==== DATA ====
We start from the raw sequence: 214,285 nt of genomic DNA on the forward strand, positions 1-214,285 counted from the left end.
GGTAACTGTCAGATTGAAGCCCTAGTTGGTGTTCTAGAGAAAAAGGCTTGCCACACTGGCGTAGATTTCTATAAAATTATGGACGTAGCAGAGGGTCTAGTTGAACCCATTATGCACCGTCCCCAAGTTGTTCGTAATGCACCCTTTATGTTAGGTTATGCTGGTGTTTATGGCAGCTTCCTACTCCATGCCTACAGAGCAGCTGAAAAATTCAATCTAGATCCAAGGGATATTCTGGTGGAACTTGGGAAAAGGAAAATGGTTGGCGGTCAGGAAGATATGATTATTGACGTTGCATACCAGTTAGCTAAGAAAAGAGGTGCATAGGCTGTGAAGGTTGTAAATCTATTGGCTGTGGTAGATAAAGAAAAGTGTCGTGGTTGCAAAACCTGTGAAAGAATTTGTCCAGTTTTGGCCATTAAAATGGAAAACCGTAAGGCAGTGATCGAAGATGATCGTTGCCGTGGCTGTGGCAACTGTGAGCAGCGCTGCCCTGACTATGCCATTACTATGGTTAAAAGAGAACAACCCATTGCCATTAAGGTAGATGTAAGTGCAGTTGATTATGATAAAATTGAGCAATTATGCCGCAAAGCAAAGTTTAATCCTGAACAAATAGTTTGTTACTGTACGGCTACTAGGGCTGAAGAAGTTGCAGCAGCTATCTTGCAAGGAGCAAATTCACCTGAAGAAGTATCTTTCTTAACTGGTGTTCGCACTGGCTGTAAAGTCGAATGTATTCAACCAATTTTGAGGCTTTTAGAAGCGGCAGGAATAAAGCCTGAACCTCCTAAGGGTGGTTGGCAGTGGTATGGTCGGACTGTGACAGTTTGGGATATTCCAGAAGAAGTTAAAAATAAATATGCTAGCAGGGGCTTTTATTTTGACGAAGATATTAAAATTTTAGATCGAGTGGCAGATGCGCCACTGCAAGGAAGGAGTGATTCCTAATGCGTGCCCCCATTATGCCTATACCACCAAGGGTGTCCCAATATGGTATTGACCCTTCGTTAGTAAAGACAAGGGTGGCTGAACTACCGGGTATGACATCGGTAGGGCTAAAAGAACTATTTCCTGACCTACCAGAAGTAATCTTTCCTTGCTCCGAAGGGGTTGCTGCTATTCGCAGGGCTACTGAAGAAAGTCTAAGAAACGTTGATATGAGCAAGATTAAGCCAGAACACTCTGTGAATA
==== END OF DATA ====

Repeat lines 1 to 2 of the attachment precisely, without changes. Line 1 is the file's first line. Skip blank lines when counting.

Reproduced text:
We start from the raw sequence: 214,285 nt of genomic DNA on the forward strand, positions 1-214,285 counted from the left end.
GGTAACTGTCAGATTGAAGCCCTAGTTGGTGTTCTAGAGAAAAAGGCTTGCCACACTGGCGTAGATTTCTATAAAATTATGGACGTAGCAGAGGGTCTAGTTGAACCCATTATGCACCGTCCCCAAGTTGTTCGTAATGCACCCTTTATGTTAGGTTATGCTGGTGTTTATGGCAGCTTCCTACTCCATGCCTACAGAGCAGCTGAAAAATTCAATCTAGATCCAAGGGATATTCTGGTGGAACTTGGGAAAAGGAAAATGGTTGGCGGTCAGGAAGATATGATTATTGACGTTGCATACCAGTTAGCTAAGAAAAGAGGTGCATAGGCTGTGAAGGTTGTAAATCTATTGGCTGTGGTAGATAAAGAAAAGTGTCGTGGTTGCAAAACCTGTGAAAGAATTTGTCCAGTTTTGGCCATTAAAATGGAAAACCGTAAGGCAGTGATCGAAGATGATCGTTGCCGTGGCTGTGGCAACTGTGAGCAGCGCTGCCCTGACTATGCCATTACTATGGTTAAAAGAGAACAACCCATTGCCATTAAGGTAGATGTAAGTGCAGTTGATTATGATAAAATTGAGCAATTATGCCGCAAAGCAAAGTTTAATCCTGAACAAATAGTTTGTTACTGTACGGCTACTAGGGCTGAAGAAGTTGCAGCAGCTATCTTGCAAGGAGCAAATTCACCTGAAGAAGTATCTTTCTTAACTGGTGTTCGCACTGGCTGTAAAGTCGAATGTATTCAACCAATTTTGAGGCTTTTAGAAGCGGCAGGAATAAAGCCTGAACCTCCTAAGGGTGGTTGGCAGTGGTATGGTCGGACTGTGACAGTTTGGGATATTCCAGAAGAAGTTAAAAATAAATATGCTAGCAGGGGCTTTTATTTTGACGAAGATATTAAAATTTTAGATCGAGTGGCAGATGCGCCACTGCAAGGAAGGAGTGATTCCTAATGCGTGCCCCCATTATGCCTATACCACCAAGGGTGTCCCAATATGGTATTGACCCTTCGTTAGTAAAGACAAGGGTGGCTGAACTACCGGGTATGACATCGGTAGGGCTAAAAGAACTATTTCCTGACCTACCAGAAGTAATCTTTCCTTGCTCCGAAGGGGTTGCTGCTATTCGCAGGGCTACTGAAGAAAGTCTAAGAAACGTTGATATGAGCAAGATTAAGCCAGAACACTCTGTGAATA